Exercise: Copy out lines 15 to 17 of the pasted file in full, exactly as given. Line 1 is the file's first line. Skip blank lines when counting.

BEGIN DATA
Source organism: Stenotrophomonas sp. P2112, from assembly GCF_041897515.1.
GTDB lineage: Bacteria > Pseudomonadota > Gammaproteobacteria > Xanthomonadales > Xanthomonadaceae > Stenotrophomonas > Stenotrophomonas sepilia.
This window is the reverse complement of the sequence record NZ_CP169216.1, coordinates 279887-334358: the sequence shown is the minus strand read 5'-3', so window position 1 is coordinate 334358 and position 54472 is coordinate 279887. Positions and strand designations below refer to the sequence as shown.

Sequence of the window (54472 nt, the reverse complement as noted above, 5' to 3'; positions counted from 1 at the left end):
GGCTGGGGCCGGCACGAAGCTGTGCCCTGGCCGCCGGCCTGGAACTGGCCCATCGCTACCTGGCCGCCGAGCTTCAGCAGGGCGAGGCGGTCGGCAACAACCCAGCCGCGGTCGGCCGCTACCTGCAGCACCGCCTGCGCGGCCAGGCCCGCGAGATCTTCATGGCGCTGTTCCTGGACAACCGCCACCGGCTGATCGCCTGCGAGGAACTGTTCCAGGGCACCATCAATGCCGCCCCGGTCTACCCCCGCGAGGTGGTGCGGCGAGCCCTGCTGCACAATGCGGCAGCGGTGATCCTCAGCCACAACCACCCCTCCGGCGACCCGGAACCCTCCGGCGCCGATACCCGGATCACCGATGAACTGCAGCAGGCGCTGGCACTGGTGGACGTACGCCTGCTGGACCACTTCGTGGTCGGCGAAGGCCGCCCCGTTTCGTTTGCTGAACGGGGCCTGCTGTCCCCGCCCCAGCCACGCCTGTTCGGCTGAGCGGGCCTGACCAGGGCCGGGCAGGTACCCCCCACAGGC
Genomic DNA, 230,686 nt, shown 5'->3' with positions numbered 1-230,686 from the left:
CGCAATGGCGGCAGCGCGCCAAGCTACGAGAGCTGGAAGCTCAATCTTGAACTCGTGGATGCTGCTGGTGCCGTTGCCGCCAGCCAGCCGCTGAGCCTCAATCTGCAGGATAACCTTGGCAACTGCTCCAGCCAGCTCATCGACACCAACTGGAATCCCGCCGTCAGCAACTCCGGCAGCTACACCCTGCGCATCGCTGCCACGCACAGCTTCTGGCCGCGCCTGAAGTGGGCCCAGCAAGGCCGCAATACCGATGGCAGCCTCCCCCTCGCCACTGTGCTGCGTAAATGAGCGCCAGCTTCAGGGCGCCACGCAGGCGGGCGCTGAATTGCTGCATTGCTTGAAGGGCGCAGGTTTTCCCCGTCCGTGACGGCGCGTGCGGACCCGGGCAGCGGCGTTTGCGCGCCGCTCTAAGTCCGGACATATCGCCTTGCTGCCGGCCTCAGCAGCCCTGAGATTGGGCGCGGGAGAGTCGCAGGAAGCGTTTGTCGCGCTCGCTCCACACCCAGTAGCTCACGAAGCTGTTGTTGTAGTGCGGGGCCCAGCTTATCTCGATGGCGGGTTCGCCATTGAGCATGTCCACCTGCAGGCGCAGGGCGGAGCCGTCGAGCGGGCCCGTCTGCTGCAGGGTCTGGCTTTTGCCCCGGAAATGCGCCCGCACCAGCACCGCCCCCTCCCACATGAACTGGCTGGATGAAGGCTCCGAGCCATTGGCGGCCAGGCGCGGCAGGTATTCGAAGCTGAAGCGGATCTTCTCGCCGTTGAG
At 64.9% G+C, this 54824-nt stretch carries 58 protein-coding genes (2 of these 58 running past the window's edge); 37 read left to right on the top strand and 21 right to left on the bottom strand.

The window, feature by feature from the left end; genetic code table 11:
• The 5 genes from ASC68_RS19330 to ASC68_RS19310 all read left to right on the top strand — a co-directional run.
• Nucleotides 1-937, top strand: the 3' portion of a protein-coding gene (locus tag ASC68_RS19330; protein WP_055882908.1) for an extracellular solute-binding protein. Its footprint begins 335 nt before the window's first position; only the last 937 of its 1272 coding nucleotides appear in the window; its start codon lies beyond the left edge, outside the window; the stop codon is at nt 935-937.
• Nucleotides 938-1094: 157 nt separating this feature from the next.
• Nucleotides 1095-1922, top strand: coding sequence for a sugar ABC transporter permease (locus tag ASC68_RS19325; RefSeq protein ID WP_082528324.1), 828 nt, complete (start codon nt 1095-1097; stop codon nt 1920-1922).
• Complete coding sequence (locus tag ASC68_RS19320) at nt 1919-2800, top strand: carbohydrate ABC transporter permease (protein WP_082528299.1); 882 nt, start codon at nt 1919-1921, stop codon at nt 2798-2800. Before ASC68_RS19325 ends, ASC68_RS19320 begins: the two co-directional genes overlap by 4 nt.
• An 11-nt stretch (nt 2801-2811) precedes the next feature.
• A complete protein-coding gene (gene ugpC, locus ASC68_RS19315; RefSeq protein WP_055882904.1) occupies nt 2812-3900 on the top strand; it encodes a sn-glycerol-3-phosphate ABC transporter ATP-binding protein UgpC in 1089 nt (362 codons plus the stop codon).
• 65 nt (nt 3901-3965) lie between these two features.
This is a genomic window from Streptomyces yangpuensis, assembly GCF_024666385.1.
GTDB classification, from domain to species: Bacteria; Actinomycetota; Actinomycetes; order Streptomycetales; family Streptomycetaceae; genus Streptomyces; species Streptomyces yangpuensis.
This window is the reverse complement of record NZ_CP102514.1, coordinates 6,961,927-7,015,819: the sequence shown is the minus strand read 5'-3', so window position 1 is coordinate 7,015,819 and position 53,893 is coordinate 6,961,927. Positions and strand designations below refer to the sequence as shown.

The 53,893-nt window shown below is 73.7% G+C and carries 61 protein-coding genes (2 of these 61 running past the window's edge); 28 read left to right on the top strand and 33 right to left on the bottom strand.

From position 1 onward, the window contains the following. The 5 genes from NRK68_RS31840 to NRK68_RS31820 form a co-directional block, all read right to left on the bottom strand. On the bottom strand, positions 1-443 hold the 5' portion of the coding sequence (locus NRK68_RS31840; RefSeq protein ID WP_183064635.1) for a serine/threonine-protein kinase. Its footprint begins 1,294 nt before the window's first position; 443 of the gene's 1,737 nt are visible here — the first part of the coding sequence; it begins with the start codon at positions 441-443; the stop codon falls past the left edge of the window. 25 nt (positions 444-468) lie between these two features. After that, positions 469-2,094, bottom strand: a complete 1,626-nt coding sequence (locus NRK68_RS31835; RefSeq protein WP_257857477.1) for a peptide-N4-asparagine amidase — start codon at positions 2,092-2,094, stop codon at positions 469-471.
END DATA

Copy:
• An 11-nt stretch (nt 2801-2811) precedes the next feature.
• A complete protein-coding gene (gene ugpC, locus ASC68_RS19315; RefSeq protein WP_055882904.1) occupies nt 2812-3900 on the top strand; it encodes a sn-glycerol-3-phosphate ABC transporter ATP-binding protein UgpC in 1089 nt (362 codons plus the stop codon).
• 65 nt (nt 3901-3965) lie between these two features.